Read The Levant Trilogy Online

Authors: Olivia Manning

Tags: #Fiction, #General, #Historical, #War & Military

The Levant Trilogy (4 page)

Where the road
opened into a Midan there was a sphinx, its nose rubbed off by time, and here
the cars stopped under the trees. Car rugs were spread out on the sand, packets
of cakes and sandwiches were taken from the boot of Clifford's car and everyone
sat down, waiting for Miss Brownall to make tea on a spirit-stove. Sitting in
the steamy shades, they watched camels plash by, grunting morosely, heads held
high in contempt of the creatures they were forced to serve.

No one was hungry
except Simon who had had nothing since his canteen breakfast, but he was
reluctant to eat food to which he had not contributed.

'Tuck in. Tuck
in,' Clifford shouted at him, and everyone who had brought food urged it upon
him. Simon tucked in.

The heat now had
a leaden weight so even the flies were stilled. The sun had passed its meridian
and the light was taking on an ochre tinge that gave to the trees and the
sandy air an antique richness. They all sat bowed, drowsy, and Harriet felt
they had lost the present and were in some era of the remote past. Then Miss
Brownall came round with cups of tea. They roused themselves and began to talk.
The man who had spoken of Ozymandias, unwound his scarf from his hat and,
sipping his tea, watched Harriet from the corners of his eyes. After some
moments, he began fidgeting across the rug towards her, making an introductory
mumbling and creaking in his throat that at last became words.

'This ... yes,
this is the young person who knows things. She can tell us what's going on.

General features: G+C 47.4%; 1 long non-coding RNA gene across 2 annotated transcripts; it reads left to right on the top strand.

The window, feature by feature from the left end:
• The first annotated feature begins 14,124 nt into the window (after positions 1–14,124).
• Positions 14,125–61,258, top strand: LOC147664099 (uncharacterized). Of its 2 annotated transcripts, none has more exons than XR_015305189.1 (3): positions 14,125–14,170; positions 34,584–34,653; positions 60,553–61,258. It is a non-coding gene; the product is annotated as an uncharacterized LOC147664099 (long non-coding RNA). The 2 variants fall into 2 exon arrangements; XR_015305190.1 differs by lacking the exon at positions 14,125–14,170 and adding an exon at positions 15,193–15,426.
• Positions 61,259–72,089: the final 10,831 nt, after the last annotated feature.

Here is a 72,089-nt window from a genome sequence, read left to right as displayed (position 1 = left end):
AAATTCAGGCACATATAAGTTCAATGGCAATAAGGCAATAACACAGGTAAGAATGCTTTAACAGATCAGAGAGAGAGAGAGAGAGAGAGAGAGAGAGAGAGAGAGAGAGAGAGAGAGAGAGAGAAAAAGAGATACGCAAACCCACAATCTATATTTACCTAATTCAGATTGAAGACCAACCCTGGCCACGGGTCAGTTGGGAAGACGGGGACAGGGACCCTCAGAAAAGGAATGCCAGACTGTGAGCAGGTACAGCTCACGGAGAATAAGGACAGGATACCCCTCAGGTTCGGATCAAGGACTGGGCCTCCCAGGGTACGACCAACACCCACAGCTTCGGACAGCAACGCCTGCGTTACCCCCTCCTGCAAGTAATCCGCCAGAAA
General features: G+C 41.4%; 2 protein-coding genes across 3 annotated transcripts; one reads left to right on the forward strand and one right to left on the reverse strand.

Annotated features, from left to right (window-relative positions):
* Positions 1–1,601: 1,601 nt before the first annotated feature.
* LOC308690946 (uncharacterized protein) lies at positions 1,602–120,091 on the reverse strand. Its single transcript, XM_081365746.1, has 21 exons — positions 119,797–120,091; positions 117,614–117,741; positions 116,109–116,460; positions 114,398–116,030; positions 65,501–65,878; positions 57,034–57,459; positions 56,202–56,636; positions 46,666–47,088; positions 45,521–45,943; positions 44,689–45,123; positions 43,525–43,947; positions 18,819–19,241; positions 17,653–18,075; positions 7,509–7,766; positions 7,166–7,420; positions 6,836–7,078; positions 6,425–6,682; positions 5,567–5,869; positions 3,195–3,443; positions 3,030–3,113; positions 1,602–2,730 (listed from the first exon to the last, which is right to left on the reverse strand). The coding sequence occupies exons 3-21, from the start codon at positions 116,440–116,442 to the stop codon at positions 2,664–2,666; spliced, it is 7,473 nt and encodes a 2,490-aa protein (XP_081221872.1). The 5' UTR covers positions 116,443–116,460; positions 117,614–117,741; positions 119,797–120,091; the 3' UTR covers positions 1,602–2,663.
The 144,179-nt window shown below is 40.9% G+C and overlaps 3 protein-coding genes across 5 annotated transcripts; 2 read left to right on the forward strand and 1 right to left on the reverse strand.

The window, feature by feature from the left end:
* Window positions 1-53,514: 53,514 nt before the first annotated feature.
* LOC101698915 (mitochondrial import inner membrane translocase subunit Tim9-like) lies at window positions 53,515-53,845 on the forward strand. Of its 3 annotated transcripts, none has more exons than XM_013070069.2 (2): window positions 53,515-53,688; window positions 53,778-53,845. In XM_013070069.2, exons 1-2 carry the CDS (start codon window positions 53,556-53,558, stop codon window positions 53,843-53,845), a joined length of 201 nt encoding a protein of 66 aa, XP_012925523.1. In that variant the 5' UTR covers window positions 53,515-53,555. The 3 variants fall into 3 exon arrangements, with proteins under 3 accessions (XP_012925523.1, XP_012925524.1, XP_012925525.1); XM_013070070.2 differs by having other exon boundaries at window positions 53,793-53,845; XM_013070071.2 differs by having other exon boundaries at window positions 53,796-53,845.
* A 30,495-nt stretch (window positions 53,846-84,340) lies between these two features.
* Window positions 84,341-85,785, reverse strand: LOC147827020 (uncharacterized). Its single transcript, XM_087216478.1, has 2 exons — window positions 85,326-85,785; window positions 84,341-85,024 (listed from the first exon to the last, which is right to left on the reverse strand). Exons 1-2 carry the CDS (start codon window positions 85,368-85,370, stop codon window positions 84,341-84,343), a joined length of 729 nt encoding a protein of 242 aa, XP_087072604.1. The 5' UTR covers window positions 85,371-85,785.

She's in the American information office.'

The man to whom
he spoke was the one who had backed Harriet's opinion of the cave. He was thin
and elderly and his raw, pink hands, tightly clenched, were nervously pressed
into the ground at his sides. He smiled on Harriet, saying, 'Oh, I know. I know
she's in information.'

The two of them
gazed expectantly at her and she introduced them to Simon. The man with the
scarf was Professor Lord Pinkrose; the other was called Major Cookson. The
major was
so absurdly unlike a
professional soldier that Harriet laughed slightly as she spoke his name. As
for information, she had no more than anyone else.

Pinkrose's face
went glum. A pear-shaped, elderly man, he was wearing an old-fashioned tussore
suit that buttoned up to his chin. His nose, that rested on top of his scarf,
was blunt and grey like the snout of a lizard. His eyes, too, were grey - grey
as rainwater, Simon thought - and looked coldly on Harriet when he realized she
had nothing to tell. He was about to turn from her when he remembered he had
another question to ask. 'Have you any news of Gracey? ... any news? Every time
I ring the office, I get a girl saying, "Mr Gracey is not available,"
and that's all she says. It's exasperating. Over and over. "Mr Gracey is
not available." It's like a machine.'

Gracey was the
head of the organization which employed Harriet's husband, Guy Pringle. She
said, 'It is a machine; an answering machine. There's no one in the office. The
place is locked up. I've tried to contact them, too. Guy's in Alexandria in an
out-of-the-way place and if the advance goes on, he could be cut off there.'
Harriet, her anxiety renewing itself, spoke with feeling. 'It's Gracey's job to
order him to leave but Gracey's not here. He's taken himself to a safe place as
he always does when things look bad. I went to the office and found the
porter. He told me Gracey's gone to Palestine.'

'Gone to
Palestine! Gone to Palestine!' Pinkrose seemed baffled by the news and then
became agitated. 'You hear that, Cookson? You hear that? Gracey's gone to
Palestine.'

'So have a lot of
other people.'

'But he said
nothing to me.
Nothing.
Not a word. This is disgraceful, Cookson. To go
off without a word to me. Did you know he had gone?'

Cookson shook his
head. I never see Gracey these days. Now I'm on my uppers, most of my old
friends have faded away.'

Pinkrose, caring
nothing for Cookson's lost friends, interrupted him. 'I'd no idea the
situation was so serious. No idea. No idea. No idea at all.'

Harriet watched
Pinkrose with a smile, quizzical and mildly scornful, while Pinkrose's small,
stony eyes quivered with self-concern. She had known him first in Bucharest
where, sent out to give a lecture, he had arrived as the Germans were infiltrating